A couple months back I raised some eyebrows by saying that medium-sized churches were in crisis. Since that post I’ve had dozens more conversations which confirm that it isn’t just me seeing this, it really is happening. Church leaders all nod their head when they read Seth Godin, “Big is the new small. But you’ll always have big.” In the business world, Wal*Mart is still getting bigger while medium-sized outlets struggle to exist. But the real growth in retail happens in the mom-and-pop shop online. The same is coming true in chuch-world.
In churches, the big will keep getting bigger. Just like people are driven to the big box retailers, people are continuing to be drawn the big box churches. I say… let them have their big buildings, ginormous programs, and endless pursuit of perfection. While it doesn’t appeal to everyone… certainly, that appeals to masses and its obvious that those megachurches will/should continue to get mega-er.
For them, the business model really is the best model for church. 10% effort and 90% profit.
But for small churches, the best model is a farm. 90% effort and 10% profit.
Both are noble. Both are valuable. But both operate in strikingly different manners.
I see that we are at the forefront of seeing an explosion of small, niche based small churches. Just like it’s easy to dream of an online shop selling homemade Mario Brothers crafts and finding an audience on Etsy.com, it’s getting increasingly easy to build a church around a niche. People are more-than-happy to drive 50 miles to worship with people in their tribes who share their passions. That’s why we’re seeing a major wave of church planters who successfully grow from 1 to 200 and then plateau… happily. They are churches full of artists or surfers or engineers or soccer players.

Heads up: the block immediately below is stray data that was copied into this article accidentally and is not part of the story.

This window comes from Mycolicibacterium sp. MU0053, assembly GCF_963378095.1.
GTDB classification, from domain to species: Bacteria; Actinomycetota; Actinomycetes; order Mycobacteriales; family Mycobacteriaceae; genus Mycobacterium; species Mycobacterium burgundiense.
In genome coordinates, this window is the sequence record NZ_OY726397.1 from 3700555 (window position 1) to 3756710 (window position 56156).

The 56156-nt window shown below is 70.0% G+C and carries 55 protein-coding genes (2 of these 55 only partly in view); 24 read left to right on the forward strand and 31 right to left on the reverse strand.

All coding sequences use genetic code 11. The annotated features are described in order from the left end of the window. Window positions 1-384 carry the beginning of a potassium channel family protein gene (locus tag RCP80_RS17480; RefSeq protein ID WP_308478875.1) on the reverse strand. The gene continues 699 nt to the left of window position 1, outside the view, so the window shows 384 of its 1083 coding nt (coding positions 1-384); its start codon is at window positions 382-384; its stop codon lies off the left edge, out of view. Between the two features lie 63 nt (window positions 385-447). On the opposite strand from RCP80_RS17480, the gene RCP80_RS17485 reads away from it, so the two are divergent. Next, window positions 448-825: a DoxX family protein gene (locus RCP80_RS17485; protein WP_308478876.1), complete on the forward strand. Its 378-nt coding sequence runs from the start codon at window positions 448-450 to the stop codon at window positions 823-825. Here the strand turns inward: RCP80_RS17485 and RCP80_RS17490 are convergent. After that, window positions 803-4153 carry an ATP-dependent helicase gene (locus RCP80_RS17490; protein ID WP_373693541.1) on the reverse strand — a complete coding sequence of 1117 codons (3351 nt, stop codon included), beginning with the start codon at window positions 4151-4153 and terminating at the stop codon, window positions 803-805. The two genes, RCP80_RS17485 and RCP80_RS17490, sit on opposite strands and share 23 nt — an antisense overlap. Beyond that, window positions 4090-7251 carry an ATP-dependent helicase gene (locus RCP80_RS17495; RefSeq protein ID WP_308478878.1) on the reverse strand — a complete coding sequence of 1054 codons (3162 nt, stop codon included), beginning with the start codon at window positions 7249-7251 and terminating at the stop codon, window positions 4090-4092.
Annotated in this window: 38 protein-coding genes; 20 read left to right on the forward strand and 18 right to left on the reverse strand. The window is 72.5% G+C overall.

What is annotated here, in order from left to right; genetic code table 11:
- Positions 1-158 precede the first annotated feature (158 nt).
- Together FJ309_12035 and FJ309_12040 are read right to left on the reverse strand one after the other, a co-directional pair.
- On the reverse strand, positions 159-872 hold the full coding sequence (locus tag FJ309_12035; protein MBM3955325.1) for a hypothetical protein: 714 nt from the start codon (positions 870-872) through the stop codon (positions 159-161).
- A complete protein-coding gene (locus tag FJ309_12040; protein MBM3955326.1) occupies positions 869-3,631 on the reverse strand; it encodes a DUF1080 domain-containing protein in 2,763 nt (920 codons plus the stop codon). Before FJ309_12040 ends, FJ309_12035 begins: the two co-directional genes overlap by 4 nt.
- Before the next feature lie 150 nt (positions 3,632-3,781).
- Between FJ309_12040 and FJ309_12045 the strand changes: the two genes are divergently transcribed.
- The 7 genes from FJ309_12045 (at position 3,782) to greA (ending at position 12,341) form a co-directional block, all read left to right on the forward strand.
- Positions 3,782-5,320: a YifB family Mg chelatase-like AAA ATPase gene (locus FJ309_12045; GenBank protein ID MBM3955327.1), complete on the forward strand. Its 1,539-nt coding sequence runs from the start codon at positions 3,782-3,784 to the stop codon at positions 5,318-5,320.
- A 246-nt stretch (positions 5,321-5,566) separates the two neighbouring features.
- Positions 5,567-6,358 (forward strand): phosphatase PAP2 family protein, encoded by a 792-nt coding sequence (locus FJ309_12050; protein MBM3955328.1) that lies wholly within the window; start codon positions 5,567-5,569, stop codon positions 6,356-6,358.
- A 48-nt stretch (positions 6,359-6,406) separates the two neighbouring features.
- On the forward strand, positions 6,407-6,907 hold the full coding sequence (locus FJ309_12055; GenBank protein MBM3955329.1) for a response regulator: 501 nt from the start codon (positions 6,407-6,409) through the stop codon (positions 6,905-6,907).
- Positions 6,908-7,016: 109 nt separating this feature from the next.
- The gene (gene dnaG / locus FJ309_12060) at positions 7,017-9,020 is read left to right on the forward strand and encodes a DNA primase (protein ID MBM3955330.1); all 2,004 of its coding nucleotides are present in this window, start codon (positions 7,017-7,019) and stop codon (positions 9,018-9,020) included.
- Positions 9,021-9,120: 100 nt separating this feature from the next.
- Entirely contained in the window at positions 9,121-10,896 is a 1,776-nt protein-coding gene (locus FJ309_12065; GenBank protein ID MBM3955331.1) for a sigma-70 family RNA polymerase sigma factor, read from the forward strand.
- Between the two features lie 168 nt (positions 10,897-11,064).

Differences between business models and farming models of church leadership.
At the core it’s this: Business models are driven by growth. Farming models are driven by sustainability.
1. Success is different. In business models growth is expected every year. You are expected to have a larger audience in 2010, 2011, 2012 or you’ve failed. When you reach saturation you have to franchise by planting a new megachurch or going to satellite services somehow. Plateau is the enemy, growth is measurable. In a farming model, growth is important but sustainability is more important. A farming-based model recognizes that you’ll have bumper crop seasons where there will be temptation to grow the farm… but you don’t, intentionally, because you know there will be tough times when a bigger farm would lead to failure. Successful farmers expect good years and bad years.
2. Discipleship is different. Examine any discipleship method in the business model of church and it all goes back to the Sonlife model taught in youth ministry of the 80s. Win-Build-Equip-Multiply. Navigators, Sonlife, Willow Creek, Saddleback, North Point… all of those models are designed to grow a church through multiplication. In a farming model, it’s all about yield per person. How can I maximize growth with the people that I have? How can the people within my congregation grow the most? How can I love them more? Since farming is about sustainability and not multiplication discipleship is always about maintaining a healthy ecclesia. One isn’t better or more biblical than the other… they are just different methods. (Of course, proponents of each think their model is superior!)